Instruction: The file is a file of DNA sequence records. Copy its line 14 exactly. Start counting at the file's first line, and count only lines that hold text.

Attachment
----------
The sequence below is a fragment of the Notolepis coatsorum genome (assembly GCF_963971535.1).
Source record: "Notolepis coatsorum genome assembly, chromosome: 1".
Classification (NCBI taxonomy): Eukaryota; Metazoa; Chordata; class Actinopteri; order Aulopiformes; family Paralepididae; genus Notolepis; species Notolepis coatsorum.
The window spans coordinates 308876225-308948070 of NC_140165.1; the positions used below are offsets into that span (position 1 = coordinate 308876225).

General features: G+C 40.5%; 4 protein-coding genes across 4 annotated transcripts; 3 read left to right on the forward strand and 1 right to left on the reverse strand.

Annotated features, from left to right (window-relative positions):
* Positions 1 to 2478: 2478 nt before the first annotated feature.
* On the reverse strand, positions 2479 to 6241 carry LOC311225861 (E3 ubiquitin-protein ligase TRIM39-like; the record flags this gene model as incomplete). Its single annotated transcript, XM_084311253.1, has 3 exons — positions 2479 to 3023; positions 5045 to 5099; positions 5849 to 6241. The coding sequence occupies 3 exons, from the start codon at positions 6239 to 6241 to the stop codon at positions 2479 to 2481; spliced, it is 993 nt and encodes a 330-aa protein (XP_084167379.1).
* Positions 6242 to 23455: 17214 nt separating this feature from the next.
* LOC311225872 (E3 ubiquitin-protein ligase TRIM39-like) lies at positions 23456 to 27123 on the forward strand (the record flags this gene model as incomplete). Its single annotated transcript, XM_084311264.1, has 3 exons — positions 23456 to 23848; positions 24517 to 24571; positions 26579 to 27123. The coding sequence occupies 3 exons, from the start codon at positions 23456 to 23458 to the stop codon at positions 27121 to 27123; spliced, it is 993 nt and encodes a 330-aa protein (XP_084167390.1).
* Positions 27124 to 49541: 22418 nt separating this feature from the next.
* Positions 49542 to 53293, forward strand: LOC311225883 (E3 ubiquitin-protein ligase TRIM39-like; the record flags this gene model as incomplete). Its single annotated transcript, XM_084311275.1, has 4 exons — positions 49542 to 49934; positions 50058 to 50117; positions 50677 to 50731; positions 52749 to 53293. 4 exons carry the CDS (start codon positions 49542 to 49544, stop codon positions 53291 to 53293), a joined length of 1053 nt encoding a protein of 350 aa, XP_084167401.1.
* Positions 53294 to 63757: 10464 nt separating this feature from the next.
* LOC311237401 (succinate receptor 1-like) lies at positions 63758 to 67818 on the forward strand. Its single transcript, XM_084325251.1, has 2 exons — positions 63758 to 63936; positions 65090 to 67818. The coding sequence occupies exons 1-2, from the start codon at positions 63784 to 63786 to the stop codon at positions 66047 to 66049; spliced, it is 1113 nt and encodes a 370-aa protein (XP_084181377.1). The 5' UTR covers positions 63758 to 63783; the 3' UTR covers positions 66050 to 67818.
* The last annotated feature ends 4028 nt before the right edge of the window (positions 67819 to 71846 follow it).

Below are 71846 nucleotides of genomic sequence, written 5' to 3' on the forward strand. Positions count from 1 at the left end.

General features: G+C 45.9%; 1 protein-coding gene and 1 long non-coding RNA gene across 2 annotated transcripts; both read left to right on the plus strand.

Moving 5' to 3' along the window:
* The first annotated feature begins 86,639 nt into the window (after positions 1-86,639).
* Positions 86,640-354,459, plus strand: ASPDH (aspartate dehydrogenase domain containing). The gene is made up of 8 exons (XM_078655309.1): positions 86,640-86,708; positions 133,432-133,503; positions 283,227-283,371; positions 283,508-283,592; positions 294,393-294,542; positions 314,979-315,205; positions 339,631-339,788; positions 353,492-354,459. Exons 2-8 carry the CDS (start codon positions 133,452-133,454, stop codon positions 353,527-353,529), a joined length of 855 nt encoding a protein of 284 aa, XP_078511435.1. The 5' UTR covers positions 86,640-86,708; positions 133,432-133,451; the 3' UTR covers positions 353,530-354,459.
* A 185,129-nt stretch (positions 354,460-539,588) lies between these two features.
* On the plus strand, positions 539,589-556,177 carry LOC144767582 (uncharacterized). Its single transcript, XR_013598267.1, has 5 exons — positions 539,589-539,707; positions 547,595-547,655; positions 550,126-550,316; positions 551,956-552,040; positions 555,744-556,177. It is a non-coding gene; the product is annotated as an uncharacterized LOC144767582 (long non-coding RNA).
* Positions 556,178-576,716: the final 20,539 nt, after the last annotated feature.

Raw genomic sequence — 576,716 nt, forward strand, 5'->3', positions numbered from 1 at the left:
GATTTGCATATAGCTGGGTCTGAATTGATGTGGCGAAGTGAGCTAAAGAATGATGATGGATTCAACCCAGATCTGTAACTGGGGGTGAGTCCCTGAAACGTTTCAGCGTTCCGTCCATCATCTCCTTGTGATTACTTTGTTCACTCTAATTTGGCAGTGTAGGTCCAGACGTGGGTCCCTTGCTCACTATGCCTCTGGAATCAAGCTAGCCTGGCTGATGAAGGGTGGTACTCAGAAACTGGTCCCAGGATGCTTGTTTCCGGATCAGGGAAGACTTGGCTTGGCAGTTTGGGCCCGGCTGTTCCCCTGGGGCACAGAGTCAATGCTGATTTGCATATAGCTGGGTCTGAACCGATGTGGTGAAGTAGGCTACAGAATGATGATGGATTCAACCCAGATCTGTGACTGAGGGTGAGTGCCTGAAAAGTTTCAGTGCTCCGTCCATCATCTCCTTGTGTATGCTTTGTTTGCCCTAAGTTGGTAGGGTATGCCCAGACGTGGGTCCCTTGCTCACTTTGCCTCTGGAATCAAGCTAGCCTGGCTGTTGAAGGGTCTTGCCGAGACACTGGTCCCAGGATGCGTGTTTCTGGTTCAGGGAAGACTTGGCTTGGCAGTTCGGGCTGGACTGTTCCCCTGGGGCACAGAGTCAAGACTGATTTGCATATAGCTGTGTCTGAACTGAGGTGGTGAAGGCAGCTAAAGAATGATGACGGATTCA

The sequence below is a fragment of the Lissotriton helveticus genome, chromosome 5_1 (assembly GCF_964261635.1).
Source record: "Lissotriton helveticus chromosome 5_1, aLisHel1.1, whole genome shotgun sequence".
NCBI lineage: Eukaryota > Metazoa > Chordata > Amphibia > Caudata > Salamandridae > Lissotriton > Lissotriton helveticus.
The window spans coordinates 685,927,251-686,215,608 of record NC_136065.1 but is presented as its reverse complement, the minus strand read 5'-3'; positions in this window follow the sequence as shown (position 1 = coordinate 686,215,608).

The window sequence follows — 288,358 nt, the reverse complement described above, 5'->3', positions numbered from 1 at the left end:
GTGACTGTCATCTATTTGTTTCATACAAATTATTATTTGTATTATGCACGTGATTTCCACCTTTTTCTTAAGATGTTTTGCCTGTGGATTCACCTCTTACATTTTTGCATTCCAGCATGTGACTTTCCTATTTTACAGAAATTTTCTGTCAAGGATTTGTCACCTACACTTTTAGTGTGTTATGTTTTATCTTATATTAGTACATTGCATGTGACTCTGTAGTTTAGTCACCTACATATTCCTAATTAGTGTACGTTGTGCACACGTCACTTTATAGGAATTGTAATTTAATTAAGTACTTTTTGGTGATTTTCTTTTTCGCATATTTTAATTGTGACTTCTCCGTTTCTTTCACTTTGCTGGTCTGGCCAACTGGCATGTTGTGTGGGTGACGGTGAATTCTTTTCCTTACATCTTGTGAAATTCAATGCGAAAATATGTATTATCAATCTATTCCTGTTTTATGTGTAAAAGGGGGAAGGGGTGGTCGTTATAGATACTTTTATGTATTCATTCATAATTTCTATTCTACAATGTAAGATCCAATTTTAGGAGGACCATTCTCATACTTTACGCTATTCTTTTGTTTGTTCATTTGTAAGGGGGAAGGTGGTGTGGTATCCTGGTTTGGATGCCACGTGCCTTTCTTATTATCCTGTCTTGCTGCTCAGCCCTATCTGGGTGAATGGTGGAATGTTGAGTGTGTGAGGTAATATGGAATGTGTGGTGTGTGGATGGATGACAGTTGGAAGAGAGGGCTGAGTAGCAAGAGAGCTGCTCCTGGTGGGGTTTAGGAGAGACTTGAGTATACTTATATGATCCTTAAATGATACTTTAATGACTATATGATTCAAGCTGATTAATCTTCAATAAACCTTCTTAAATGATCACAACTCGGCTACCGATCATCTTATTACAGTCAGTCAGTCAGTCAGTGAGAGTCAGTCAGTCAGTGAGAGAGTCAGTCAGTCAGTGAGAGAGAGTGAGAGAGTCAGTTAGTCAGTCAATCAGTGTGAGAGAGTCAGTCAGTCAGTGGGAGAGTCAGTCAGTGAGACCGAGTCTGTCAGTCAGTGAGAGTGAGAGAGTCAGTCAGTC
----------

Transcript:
* LOC311237401 (succinate receptor 1-like) lies at positions 63758 to 67818 on the forward strand. Its single transcript, XM_084325251.1, has 2 exons — positions 63758 to 63936; positions 65090 to 67818. The coding sequence occupies exons 1-2, from the start codon at positions 63784 to 63786 to the stop codon at positions 66047 to 66049; spliced, it is 1113 nt and encodes a 370-aa protein (XP_084181377.1). The 5' UTR covers positions 63758 to 63783; the 3' UTR covers positions 66050 to 67818.